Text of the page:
The second prong requires the debtor to prove through additional circumstance that his hardship will persist and that the “circumstances [are] more compelling than that of an ordinary person in debt.” Nys, 308 B.R. at 444.   Examples of additional circumstances include, but are not limited to, serious mental or physical disability which prevents employment or advancement, a debtor’s obligation to care for dependents, limited number of work years remaining and age or other factors that prevent retraining or relocation. In re Lilly, Adv. Proc. No. 11-90470-CL, (Bankr. S.D.Cal. 2013).

Lilly was a 55 year old debtor with approximately $276,370 in student loan debt. Lilly was denied a discharge because the Judge perceived that Lilly could earn more income based on his several graduate degrees, including a juris doctor degree. Lilly had never worked as a lawyer and his work history did not support such a finding, but nevertheless the judge believed, rightly or wrongly, it could happen.

Good Faith

The third prong of the Brunner test, “good faith” requires the debtor to show that the debtor has made appropriate efforts to repay the loan by maximizing income and minimizing expenses and to negotiate an affordable repayment plan. In re Jorgensen, 479 B.R. 79, 89 n.4 (9th Cir. BAP 2012). The cases generally require a showing that that debtor has made a reasonable attempt to repay the debt. However, in a recent case, a judge granted a discharge concluding that the debtor met her burden of proof of “good-faith” even though she had never made a payment towards her $40,098 student loan debt. In re Roth, 490 B.R. 908 (9th Cir. BAP 2013).

Partial Discharge

As the student loan issue becomes more prevalent in the news and in court, the courts may be slowly shifting towards the consumer. While the courts may not be willing to fully discharge student loan debts just yet, they are allowing partial discharges with more frequency. The debtor still needs to prove “undue hardship” under Brunner but can now show that they cannot pay the entire debt over a reasonable period of time. A debtor who refuses to accept the lender’s settlement offers and repayment options may still be eligible for partial discharge.  See In re Hedlund, 718 F.3d 848 (9th Cir. CA 2013).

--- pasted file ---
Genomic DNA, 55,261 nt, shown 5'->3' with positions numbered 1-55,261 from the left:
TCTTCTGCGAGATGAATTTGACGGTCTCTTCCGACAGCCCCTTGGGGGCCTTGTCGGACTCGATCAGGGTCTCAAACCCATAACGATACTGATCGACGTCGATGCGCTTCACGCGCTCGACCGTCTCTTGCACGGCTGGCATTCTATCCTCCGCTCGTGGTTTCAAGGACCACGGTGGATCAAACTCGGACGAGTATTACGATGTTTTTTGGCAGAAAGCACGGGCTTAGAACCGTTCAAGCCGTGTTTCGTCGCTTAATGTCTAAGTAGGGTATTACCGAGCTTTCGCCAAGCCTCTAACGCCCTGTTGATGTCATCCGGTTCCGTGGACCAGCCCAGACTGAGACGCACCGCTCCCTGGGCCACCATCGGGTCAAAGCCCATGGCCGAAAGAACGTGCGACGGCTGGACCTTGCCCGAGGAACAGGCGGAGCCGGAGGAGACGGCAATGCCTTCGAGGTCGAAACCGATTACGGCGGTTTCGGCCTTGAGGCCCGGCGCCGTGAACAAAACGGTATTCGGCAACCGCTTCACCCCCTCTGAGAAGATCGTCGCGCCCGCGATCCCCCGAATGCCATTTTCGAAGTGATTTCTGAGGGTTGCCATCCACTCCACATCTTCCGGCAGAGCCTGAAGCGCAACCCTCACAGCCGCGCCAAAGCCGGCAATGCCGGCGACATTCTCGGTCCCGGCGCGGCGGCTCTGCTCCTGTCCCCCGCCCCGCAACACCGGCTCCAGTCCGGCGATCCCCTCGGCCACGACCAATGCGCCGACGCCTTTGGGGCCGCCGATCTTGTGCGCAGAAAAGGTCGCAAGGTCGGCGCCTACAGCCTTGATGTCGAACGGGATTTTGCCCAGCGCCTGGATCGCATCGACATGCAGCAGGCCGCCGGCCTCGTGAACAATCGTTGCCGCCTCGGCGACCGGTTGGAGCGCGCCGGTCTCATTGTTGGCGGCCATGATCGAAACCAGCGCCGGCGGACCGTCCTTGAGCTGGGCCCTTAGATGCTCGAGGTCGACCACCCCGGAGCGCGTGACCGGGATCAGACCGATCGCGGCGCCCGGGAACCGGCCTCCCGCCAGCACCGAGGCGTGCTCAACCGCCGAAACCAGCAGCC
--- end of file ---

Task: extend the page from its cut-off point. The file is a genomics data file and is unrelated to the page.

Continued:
Federal Repayment Options Outside of Bankruptcy

Debtors with multiple federally backed loans can apply to consolidate their loans through the Department of Education’s Direct Consolidation Loan program. The Public Service Loan Forgiveness program gives a debtor a chance to have student loans forgiven if the student chooses a public service profession.  Other options include the Income Based Repayment Plan (IBR), the Pay as you Earn Repayment Plan, the Income Contingent Repayment Plan, and the Income Sensitive Repayment Plan. More information can be found at

Private Repayment Options

Debtors with private student loans are at the mercy of the private lender. A lender may agree to a forbearance, but the debt will continue to accrue interest and possibly add on fees and other charges. Generally though, debtors are forced to take their chances in court and must prove “undue hardship” for relief.


Our society places a premium on a higher education. Students are increasingly forced to borrow to pay for it. Students are graduating with substantial debt and faced with years of making payments. Congress has chosen to make student loan debt virtually impossible to discharge in bankruptcy. Perhaps Congress should reconsider its position before we all begin to suffer from the burdens of student loan debt.

[1] National Center of Education Statistics, Digest of Education Statistics,, U.S. Department of Education (2014).

[2] Student Loan Debt Statistics, (2014).

[3] Shocking Student Debt Statistics, (2014).

[4] Id., includes all loans with at least one past due payment.